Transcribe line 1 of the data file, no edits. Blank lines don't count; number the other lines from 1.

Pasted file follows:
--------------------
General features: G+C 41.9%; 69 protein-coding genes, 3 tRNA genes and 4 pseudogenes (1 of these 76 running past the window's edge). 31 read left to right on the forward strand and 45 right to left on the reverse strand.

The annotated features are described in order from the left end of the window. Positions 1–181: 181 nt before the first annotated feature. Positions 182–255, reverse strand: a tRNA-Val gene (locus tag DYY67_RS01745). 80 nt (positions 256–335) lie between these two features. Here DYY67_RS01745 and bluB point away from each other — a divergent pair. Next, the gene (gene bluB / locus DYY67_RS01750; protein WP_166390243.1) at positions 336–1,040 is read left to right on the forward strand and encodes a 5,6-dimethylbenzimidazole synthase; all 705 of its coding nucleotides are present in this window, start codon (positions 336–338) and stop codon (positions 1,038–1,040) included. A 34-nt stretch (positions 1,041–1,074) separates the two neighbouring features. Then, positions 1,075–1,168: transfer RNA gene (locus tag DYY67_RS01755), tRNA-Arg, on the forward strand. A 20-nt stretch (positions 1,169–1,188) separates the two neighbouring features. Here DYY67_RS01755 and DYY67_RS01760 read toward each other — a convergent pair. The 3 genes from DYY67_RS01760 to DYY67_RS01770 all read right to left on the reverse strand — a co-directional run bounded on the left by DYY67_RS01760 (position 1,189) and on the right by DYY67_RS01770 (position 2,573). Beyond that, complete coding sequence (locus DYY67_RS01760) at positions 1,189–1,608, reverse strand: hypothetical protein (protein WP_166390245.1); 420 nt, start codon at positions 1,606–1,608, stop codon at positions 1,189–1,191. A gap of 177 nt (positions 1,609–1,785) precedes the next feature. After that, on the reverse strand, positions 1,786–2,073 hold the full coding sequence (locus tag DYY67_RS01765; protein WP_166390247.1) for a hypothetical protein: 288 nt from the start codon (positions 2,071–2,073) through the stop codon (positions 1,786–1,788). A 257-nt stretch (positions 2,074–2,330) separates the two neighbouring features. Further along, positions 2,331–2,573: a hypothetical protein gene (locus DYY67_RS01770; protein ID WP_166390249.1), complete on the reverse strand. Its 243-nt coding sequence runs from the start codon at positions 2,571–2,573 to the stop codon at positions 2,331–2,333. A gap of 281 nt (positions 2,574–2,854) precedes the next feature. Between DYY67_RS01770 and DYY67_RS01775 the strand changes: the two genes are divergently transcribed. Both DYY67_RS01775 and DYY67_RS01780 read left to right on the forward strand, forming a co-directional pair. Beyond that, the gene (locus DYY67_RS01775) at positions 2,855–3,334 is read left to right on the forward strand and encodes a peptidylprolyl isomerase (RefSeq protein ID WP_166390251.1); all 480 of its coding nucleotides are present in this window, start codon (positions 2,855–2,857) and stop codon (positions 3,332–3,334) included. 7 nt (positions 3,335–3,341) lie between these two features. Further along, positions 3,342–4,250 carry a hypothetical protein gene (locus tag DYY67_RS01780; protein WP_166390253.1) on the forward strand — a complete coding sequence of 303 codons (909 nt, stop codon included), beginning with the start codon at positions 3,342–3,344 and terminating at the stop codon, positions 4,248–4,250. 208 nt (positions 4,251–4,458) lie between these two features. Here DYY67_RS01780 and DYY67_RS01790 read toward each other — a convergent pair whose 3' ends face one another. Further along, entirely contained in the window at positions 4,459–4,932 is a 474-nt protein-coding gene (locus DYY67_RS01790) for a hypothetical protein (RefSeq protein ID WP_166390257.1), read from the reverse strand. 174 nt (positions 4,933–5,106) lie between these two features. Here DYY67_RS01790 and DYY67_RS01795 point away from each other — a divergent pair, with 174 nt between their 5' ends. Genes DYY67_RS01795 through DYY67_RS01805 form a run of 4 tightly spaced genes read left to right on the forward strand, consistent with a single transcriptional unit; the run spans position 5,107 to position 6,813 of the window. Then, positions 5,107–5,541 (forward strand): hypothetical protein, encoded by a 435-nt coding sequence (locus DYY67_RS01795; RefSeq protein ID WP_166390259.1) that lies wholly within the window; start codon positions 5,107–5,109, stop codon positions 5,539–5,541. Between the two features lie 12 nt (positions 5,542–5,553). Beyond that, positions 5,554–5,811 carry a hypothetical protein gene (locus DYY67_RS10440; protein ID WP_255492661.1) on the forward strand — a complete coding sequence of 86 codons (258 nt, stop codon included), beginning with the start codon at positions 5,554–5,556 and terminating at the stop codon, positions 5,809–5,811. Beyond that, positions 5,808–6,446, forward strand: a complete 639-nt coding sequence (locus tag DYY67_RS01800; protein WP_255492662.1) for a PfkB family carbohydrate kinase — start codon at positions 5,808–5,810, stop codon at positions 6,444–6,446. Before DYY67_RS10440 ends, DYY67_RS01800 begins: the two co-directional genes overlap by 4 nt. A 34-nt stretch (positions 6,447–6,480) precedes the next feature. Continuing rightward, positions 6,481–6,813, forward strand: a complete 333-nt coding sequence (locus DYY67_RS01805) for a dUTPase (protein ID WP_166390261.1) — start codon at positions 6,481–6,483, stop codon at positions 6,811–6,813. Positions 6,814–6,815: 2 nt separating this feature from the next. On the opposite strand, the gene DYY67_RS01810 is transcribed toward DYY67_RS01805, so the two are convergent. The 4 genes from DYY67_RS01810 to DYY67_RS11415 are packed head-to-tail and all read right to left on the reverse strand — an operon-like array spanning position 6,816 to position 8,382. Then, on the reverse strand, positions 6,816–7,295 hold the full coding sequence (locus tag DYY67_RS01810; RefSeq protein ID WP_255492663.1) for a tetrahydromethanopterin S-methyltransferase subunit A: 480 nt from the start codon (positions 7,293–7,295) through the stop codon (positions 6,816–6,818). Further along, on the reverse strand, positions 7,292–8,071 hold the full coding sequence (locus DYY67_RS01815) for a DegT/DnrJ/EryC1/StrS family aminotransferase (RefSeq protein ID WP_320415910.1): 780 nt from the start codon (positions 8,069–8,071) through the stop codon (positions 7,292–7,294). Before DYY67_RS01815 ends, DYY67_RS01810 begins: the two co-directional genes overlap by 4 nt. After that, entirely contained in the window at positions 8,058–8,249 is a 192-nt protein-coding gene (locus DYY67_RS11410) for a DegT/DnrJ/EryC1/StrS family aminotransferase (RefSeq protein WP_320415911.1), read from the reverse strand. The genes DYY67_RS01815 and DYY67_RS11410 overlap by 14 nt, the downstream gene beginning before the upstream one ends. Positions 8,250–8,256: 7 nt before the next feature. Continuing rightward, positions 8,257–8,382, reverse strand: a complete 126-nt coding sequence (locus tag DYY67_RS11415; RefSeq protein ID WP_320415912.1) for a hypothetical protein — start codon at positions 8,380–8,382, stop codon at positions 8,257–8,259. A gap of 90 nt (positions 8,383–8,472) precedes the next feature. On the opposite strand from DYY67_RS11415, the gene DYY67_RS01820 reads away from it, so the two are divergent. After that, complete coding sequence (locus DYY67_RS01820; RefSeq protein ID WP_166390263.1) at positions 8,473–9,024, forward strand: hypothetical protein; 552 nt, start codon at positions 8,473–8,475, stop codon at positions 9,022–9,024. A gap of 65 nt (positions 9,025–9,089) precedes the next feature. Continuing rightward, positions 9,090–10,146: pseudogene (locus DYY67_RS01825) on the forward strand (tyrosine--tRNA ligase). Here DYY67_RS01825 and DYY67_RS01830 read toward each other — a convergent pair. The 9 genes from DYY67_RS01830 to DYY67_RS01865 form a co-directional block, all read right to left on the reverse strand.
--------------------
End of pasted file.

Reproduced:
General features: G+C 41.9%; 69 protein-coding genes, 3 tRNA genes and 4 pseudogenes (1 of these 76 running past the window's edge). 31 read left to right on the forward strand and 45 right to left on the reverse strand.